Stress distribution and failure in anisotropic rock near a bend on a weak fault
Additional Document Info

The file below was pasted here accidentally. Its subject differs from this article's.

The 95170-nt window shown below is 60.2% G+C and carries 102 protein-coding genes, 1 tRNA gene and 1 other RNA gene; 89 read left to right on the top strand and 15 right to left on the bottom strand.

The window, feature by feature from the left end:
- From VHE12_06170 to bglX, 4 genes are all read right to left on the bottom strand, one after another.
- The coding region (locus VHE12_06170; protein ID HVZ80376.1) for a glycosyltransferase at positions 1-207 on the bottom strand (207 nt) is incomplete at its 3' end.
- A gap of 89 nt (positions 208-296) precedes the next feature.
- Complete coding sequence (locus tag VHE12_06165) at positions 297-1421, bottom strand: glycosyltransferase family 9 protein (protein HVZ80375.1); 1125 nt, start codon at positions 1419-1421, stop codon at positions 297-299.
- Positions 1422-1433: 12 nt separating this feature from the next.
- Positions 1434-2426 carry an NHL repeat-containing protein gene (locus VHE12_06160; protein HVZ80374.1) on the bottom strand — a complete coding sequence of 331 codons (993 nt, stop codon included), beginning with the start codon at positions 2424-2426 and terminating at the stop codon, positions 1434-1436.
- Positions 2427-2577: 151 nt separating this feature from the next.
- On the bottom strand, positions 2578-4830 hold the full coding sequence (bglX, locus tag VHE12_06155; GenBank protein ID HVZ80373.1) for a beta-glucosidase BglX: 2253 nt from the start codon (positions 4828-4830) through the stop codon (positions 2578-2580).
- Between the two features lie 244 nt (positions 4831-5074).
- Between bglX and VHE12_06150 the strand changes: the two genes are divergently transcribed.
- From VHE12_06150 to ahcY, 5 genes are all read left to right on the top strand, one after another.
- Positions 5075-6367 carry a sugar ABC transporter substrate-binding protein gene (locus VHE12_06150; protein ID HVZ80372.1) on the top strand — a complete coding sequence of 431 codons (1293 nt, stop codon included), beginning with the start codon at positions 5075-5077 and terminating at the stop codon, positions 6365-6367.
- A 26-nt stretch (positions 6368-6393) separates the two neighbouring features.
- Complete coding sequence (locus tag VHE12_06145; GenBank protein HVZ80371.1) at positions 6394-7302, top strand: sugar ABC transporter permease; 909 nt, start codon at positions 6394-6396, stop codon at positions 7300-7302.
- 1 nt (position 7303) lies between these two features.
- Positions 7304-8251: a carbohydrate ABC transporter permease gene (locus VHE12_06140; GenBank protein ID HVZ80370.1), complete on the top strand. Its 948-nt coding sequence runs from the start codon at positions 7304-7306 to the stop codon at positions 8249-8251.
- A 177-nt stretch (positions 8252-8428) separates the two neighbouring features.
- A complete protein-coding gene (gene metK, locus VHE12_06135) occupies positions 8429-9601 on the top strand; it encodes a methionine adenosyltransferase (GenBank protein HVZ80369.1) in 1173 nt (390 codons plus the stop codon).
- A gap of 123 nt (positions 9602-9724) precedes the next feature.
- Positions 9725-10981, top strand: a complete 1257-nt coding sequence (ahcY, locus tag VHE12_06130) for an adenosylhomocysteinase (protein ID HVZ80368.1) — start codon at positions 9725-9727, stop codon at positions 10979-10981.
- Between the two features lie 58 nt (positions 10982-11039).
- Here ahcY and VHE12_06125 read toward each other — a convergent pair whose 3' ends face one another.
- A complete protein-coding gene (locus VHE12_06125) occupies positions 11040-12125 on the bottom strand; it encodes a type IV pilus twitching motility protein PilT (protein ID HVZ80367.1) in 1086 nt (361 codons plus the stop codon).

Large transform faults, thin-skinned thrust faults, and listric normal faults often contain restraining and releasing bends that can alter the state of stress in the adjacent crust during faulting episodes. Crustal rock commonly has anisotropic mechanical properties due to the presence of sedimentary layering, subsidiary fractures and faults, schistosity, or other foliation. We present an analytical solution for the stress distribution in anisotropic rock produced by sliding on a wavy, frictionless surface. The frictionless surface represents the limiting case of a weak fault. The fault shape treated is either a sinusoid, or a periodic array of isolated restraining and releasing bends. The rheological behavior of the rock is that of an incompressible linear viscous fluid with an orthotropic anisotropy characterized by a greater viscosity for shortening and extension than for shear in the principal directions of anisotropy. Our results illustrate that stress and flow associated with a bend in a fault will extend to much greater distances from the fault when the medium is anisotropic. The magnitude of the stress perturbation increases with degree of anisotropy and decreases with radius of curvature of the fault surface. Principal stress directions tend to align parallel to the principal directions of anisotropy except in the immediate region of the fault bend. Mean stress and maximum shear stress magnitudes vary along the fault in a cellular manner, with multiple maxima near a bend. Stress concentrations emanate from the bend and are elongate in directions parallel to the principal directions of anisotropy. For isotropic rock, locations and orientations of shear failure near restraining bends are distinctly different from those near releasing bends. In contrast, with application of an anisotropic failure criterion, as the magnitude of anisotropy increases, the patterns of shear failure at a restraining and a releasing bend become increasingly similar. The model may help explain field observations from dip-slip and strikeslip regimes that indicate a complex stress history and local stress reorientation adjacent to a bend in a fault. Copyright 1997 by the American Geophysical Union.